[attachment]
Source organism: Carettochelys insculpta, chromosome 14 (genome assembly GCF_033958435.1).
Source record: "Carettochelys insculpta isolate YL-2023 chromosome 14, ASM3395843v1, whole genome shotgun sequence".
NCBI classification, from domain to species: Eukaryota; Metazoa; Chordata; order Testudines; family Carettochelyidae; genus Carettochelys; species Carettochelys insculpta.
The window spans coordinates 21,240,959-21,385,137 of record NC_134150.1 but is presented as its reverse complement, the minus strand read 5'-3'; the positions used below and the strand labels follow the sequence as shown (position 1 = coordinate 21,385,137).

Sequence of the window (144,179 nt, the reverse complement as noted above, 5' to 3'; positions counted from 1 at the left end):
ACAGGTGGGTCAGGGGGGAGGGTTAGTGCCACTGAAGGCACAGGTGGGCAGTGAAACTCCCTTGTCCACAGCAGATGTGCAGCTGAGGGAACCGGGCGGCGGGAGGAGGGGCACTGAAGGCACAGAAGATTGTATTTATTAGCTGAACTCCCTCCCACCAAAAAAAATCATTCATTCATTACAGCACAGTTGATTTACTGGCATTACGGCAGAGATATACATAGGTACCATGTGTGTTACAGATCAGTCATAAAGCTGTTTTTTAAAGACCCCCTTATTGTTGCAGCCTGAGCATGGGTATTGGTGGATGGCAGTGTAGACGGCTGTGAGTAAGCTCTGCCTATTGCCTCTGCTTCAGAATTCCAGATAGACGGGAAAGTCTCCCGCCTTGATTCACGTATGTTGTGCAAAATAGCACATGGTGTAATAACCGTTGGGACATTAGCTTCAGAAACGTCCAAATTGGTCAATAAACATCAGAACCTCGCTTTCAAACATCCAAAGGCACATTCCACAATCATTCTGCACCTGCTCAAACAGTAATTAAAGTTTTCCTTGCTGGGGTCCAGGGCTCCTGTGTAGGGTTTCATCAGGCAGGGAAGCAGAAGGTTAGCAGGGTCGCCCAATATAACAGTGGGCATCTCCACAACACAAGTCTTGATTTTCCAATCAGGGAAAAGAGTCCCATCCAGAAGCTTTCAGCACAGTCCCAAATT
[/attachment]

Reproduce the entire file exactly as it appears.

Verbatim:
Source organism: Carettochelys insculpta, chromosome 14 (genome assembly GCF_033958435.1).
Source record: "Carettochelys insculpta isolate YL-2023 chromosome 14, ASM3395843v1, whole genome shotgun sequence".
NCBI classification, from domain to species: Eukaryota; Metazoa; Chordata; order Testudines; family Carettochelyidae; genus Carettochelys; species Carettochelys insculpta.
The window spans coordinates 21,240,959-21,385,137 of record NC_134150.1 but is presented as its reverse complement, the minus strand read 5'-3'; the positions used below and the strand labels follow the sequence as shown (position 1 = coordinate 21,385,137).

Sequence of the window (144,179 nt, the reverse complement as noted above, 5' to 3'; positions counted from 1 at the left end):
ACAGGTGGGTCAGGGGGGAGGGTTAGTGCCACTGAAGGCACAGGTGGGCAGTGAAACTCCCTTGTCCACAGCAGATGTGCAGCTGAGGGAACCGGGCGGCGGGAGGAGGGGCACTGAAGGCACAGAAGATTGTATTTATTAGCTGAACTCCCTCCCACCAAAAAAAATCATTCATTCATTACAGCACAGTTGATTTACTGGCATTACGGCAGAGATATACATAGGTACCATGTGTGTTACAGATCAGTCATAAAGCTGTTTTTTAAAGACCCCCTTATTGTTGCAGCCTGAGCATGGGTATTGGTGGATGGCAGTGTAGACGGCTGTGAGTAAGCTCTGCCTATTGCCTCTGCTTCAGAATTCCAGATAGACGGGAAAGTCTCCCGCCTTGATTCACGTATGTTGTGCAAAATAGCACATGGTGTAATAACCGTTGGGACATTAGCTTCAGAAACGTCCAAATTGGTCAATAAACATCAGAACCTCGCTTTCAAACATCCAAAGGCACATTCCACAATCATTCTGCACCTGCTCAAACAGTAATTAAAGTTTTCCTTGCTGGGGTCCAGGGCTCCTGTGTAGGGTTTCATCAGGCAGGGAAGCAGAAGGTTAGCAGGGTCGCCCAATATAACAGTGGGCATCTCCACAACACAAGTCTTGATTTTCCAATCAGGGAAAAGAGTCCCATCCAGAAGCTTTCAGCACAGTCCCAAATT